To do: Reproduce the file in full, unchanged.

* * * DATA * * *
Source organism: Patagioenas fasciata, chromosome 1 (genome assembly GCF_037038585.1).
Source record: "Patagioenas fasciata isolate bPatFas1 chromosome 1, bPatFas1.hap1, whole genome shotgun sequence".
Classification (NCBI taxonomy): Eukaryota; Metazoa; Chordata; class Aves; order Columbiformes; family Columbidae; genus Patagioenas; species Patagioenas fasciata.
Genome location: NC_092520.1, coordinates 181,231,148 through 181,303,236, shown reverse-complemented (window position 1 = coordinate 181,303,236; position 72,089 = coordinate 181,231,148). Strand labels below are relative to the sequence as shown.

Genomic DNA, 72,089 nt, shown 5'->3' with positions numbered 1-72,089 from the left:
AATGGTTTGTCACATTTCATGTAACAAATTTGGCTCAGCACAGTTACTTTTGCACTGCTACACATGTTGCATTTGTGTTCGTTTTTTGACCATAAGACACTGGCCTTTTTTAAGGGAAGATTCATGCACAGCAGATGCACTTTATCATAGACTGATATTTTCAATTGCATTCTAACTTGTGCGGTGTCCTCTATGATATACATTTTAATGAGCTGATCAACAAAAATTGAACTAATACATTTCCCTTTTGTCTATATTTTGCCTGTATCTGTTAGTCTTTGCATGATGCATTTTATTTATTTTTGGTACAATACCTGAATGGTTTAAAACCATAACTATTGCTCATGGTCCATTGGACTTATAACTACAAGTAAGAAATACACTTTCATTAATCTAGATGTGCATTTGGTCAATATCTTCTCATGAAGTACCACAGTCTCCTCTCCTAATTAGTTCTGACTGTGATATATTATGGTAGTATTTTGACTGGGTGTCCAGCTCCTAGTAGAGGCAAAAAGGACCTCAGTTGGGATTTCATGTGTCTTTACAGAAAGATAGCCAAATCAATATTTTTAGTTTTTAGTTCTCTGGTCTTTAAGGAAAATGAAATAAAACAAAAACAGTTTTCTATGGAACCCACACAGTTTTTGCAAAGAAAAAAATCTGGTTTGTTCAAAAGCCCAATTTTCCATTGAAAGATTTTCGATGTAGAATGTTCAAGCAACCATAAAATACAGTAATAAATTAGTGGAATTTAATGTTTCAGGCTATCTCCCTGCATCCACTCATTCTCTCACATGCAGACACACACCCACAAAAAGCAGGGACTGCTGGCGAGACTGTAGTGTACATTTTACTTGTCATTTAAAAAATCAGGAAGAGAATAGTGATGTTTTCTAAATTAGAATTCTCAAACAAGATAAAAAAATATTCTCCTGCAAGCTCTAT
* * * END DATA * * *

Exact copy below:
Source organism: Patagioenas fasciata, chromosome 1 (genome assembly GCF_037038585.1).
Source record: "Patagioenas fasciata isolate bPatFas1 chromosome 1, bPatFas1.hap1, whole genome shotgun sequence".
Classification (NCBI taxonomy): Eukaryota; Metazoa; Chordata; class Aves; order Columbiformes; family Columbidae; genus Patagioenas; species Patagioenas fasciata.
Genome location: NC_092520.1, coordinates 181,231,148 through 181,303,236, shown reverse-complemented (window position 1 = coordinate 181,303,236; position 72,089 = coordinate 181,231,148). Strand labels below are relative to the sequence as shown.

Genomic DNA, 72,089 nt, shown 5'->3' with positions numbered 1-72,089 from the left:
AATGGTTTGTCACATTTCATGTAACAAATTTGGCTCAGCACAGTTACTTTTGCACTGCTACACATGTTGCATTTGTGTTCGTTTTTTGACCATAAGACACTGGCCTTTTTTAAGGGAAGATTCATGCACAGCAGATGCACTTTATCATAGACTGATATTTTCAATTGCATTCTAACTTGTGCGGTGTCCTCTATGATATACATTTTAATGAGCTGATCAACAAAAATTGAACTAATACATTTCCCTTTTGTCTATATTTTGCCTGTATCTGTTAGTCTTTGCATGATGCATTTTATTTATTTTTGGTACAATACCTGAATGGTTTAAAACCATAACTATTGCTCATGGTCCATTGGACTTATAACTACAAGTAAGAAATACACTTTCATTAATCTAGATGTGCATTTGGTCAATATCTTCTCATGAAGTACCACAGTCTCCTCTCCTAATTAGTTCTGACTGTGATATATTATGGTAGTATTTTGACTGGGTGTCCAGCTCCTAGTAGAGGCAAAAAGGACCTCAGTTGGGATTTCATGTGTCTTTACAGAAAGATAGCCAAATCAATATTTTTAGTTTTTAGTTCTCTGGTCTTTAAGGAAAATGAAATAAAACAAAAACAGTTTTCTATGGAACCCACACAGTTTTTGCAAAGAAAAAAATCTGGTTTGTTCAAAAGCCCAATTTTCCATTGAAAGATTTTCGATGTAGAATGTTCAAGCAACCATAAAATACAGTAATAAATTAGTGGAATTTAATGTTTCAGGCTATCTCCCTGCATCCACTCATTCTCTCACATGCAGACACACACCCACAAAAAGCAGGGACTGCTGGCGAGACTGTAGTGTACATTTTACTTGTCATTTAAAAAATCAGGAAGAGAATAGTGATGTTTTCTAAATTAGAATTCTCAAACAAGATAAAAAAATATTCTCCTGCAAGCTCTAT